(photo: Mary Bottari; used by permission of the artist)

Last night, the Joint Finance Committee passed the budget repair bill in Wisconsin, which includes the stripping away of collective bargaining rights for public employees, by a party-line vote of 12-4. The bill could get votes as soon as today in the Assembly and Senate.

Prior to passage, Republicans added amendments to the bill, which they said addressed the concerns that led to the mass protests this week. But these amendments were cosmetic at best. They extended civil service protections to public employees who saw their rights stripped away by the bill, and set up a grievance system under those civil service laws for complaints. But even with the amendments, all other collective bargaining rights would be stripped other than salary, pay could only be raised as high as the Consumer Price Index on an annual basis, public employee unions would have to recertify every year, they wouldn’t be able to collect dues through their employing units, and employees would be allowed to opt out of paying union dues (which they can currently under federal law, I believe, but this would make it far more explicit).

Democrats attempted an amendment to take all non-budget policy pieces out of the repair bill, as determined by the nonpartisan Legislative Fiscal Bureau, who saw no fiscal impact in nine items, including the collective bargaining changes. But it failed on a party-line vote. Members of the Joint Finance Committee warned Republicans about what they were doing.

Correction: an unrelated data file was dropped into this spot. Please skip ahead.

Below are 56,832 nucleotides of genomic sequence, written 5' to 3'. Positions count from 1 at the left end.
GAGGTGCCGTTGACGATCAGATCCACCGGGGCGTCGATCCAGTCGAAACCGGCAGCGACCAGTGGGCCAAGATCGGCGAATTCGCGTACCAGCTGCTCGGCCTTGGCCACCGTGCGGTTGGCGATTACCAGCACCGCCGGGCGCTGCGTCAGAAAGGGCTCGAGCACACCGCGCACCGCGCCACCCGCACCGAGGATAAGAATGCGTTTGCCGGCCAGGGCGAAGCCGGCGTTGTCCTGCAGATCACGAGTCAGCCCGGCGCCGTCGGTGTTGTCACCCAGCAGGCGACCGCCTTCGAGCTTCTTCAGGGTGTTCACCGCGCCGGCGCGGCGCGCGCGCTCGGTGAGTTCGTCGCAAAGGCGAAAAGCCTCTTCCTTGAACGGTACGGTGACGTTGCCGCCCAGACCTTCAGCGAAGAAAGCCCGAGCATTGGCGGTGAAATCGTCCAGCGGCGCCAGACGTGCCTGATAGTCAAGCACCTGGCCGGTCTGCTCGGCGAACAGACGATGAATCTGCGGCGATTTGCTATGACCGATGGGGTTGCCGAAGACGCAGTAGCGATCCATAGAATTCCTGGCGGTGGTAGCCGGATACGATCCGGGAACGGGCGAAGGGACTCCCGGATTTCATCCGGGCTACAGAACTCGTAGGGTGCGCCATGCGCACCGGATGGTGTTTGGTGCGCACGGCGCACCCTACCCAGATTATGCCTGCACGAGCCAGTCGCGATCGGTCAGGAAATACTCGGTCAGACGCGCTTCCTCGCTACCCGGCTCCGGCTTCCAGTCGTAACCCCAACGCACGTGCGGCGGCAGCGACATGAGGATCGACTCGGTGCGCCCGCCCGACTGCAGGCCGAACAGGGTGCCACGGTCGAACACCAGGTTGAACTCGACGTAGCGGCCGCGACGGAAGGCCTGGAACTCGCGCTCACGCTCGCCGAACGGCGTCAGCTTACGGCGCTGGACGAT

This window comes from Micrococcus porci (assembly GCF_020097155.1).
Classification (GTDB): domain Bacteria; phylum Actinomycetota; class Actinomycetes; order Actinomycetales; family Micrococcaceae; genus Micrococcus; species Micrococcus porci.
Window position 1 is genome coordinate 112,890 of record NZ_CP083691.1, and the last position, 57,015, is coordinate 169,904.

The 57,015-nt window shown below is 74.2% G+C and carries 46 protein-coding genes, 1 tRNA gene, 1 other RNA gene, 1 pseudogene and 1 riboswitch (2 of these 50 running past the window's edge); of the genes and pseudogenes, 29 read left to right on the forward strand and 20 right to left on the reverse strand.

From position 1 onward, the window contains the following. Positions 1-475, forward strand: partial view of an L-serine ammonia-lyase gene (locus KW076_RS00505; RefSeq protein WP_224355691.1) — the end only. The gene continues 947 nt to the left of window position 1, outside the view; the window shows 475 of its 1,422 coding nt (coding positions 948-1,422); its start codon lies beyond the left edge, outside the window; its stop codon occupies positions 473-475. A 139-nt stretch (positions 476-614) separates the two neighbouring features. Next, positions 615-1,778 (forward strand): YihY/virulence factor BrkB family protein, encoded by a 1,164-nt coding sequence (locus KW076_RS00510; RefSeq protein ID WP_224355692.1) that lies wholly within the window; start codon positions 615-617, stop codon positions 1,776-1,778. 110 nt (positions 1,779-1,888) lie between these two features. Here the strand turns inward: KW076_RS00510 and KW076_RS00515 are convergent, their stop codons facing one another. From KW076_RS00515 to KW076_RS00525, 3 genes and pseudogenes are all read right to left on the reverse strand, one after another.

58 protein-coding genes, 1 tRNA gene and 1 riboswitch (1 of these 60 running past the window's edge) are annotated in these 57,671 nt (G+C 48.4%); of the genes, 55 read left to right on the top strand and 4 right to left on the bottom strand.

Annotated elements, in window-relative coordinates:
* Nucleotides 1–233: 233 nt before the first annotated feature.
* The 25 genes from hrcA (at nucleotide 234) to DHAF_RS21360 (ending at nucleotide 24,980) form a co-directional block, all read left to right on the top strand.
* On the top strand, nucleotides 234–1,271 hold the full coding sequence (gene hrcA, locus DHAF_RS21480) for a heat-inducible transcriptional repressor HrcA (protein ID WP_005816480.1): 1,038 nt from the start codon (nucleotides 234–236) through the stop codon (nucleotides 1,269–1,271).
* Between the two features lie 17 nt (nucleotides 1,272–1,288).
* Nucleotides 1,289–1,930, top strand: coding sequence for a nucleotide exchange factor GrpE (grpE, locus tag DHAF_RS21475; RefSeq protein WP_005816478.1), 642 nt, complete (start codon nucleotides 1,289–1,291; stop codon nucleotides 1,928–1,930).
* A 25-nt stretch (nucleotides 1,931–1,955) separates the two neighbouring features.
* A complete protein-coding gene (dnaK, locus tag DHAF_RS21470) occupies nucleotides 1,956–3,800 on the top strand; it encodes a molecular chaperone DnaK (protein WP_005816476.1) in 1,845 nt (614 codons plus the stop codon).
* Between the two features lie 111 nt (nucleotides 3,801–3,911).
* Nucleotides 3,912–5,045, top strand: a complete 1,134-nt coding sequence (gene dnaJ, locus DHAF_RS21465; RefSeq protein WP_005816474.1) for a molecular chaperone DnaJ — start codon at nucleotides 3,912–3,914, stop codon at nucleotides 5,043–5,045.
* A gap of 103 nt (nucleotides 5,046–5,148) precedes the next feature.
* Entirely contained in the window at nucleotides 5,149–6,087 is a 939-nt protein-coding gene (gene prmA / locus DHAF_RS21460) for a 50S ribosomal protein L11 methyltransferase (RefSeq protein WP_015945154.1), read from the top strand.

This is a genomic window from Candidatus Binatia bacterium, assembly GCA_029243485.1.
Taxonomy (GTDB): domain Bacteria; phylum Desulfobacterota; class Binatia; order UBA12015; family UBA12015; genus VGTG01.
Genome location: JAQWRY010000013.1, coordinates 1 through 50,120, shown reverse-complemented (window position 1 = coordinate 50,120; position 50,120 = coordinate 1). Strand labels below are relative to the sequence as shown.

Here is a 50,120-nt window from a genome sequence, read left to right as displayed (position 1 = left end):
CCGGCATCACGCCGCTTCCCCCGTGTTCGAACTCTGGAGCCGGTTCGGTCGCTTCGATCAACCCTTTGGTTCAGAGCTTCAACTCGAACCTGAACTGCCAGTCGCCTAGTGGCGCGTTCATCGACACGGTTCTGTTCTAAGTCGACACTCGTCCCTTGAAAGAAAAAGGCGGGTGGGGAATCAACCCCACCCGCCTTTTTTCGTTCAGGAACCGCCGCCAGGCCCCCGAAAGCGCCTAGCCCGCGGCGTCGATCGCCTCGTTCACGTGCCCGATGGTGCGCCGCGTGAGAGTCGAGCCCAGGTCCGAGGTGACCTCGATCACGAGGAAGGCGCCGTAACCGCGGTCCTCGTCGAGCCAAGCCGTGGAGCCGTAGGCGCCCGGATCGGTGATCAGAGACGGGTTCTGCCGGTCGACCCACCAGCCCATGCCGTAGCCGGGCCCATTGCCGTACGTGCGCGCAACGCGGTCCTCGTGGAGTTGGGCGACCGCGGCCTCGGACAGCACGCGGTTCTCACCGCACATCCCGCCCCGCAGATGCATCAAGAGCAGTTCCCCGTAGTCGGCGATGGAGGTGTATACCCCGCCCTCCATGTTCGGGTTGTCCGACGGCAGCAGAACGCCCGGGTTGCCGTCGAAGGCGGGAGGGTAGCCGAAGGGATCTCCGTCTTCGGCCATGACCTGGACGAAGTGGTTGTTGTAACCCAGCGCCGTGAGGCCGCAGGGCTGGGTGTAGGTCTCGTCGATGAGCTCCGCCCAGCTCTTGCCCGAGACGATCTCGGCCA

But Sen. Bob Jauch, D-Poplar, said that’s not what the outrage on display the last two days from union employees is about. He said union employees are willing to make the extra contributions Gov. Walker is asking for to help balance the budget.

“The goal (of the budget repair bill) is to eliminate collective bargaining,” he said. “You don’t need to end collective bargaining to solve the economic problem.”

Rep. Jen Shilling, D-La Crosse, called this a “transformational week.”

“And it’s not over yet. It is not over yet,” Shilling said. “This is going to have a ripple effect. They (the electorate) are not going to forget about this. This is going to be seared into their memory.”

Republicans in the Senate and Assembly think they have the votes to pass this amended budget repair bill. But activists will be out in force to try and stop that today. Many stayed overnight in the Capitol. Multiple school districts cancelled classes today after the Wisconsin Education Association Council called for a statewide walkout. Buses are coming in early from all parts of the state to Madison. MSNBC’s Ed Schultz will broadcast live from the Capitol tonight. Newspapers from around the state have editorials opposing Walker and the bill.

Organizers hope to double the 30,000 protesters that came out yesterday. Some Republicans quoted have said that they’re paying attention to their constituents who stayed home, an echo of Nixon’s silent majority. We’ll see if they can stand up to the pressure. The real action is in the State Senate, where Republicans have only a 19-14 advantage. They have an overwhelming majority in the State Assembly.